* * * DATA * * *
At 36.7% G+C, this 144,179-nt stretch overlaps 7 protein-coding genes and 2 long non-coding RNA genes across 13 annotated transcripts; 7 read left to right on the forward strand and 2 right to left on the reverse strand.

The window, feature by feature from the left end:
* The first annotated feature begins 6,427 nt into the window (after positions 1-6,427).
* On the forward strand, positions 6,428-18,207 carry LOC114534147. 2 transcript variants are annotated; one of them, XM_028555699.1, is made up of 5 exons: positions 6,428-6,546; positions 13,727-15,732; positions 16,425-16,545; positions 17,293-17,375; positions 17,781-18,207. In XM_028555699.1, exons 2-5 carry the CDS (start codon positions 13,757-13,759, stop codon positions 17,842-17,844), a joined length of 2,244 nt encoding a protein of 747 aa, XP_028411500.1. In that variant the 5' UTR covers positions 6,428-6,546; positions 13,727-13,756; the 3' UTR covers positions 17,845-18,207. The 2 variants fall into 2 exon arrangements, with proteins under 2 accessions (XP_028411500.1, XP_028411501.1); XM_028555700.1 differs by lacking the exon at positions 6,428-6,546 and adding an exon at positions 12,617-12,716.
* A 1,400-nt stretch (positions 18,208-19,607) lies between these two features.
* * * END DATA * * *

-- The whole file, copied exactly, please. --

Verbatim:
At 36.7% G+C, this 144,179-nt stretch overlaps 7 protein-coding genes and 2 long non-coding RNA genes across 13 annotated transcripts; 7 read left to right on the forward strand and 2 right to left on the reverse strand.

The window, feature by feature from the left end:
* The first annotated feature begins 6,427 nt into the window (after positions 1-6,427).
* On the forward strand, positions 6,428-18,207 carry LOC114534147. 2 transcript variants are annotated; one of them, XM_028555699.1, is made up of 5 exons: positions 6,428-6,546; positions 13,727-15,732; positions 16,425-16,545; positions 17,293-17,375; positions 17,781-18,207. In XM_028555699.1, exons 2-5 carry the CDS (start codon positions 13,757-13,759, stop codon positions 17,842-17,844), a joined length of 2,244 nt encoding a protein of 747 aa, XP_028411500.1. In that variant the 5' UTR covers positions 6,428-6,546; positions 13,727-13,756; the 3' UTR covers positions 17,845-18,207. The 2 variants fall into 2 exon arrangements, with proteins under 2 accessions (XP_028411500.1, XP_028411501.1); XM_028555700.1 differs by lacking the exon at positions 6,428-6,546 and adding an exon at positions 12,617-12,716.
* A 1,400-nt stretch (positions 18,208-19,607) lies between these two features.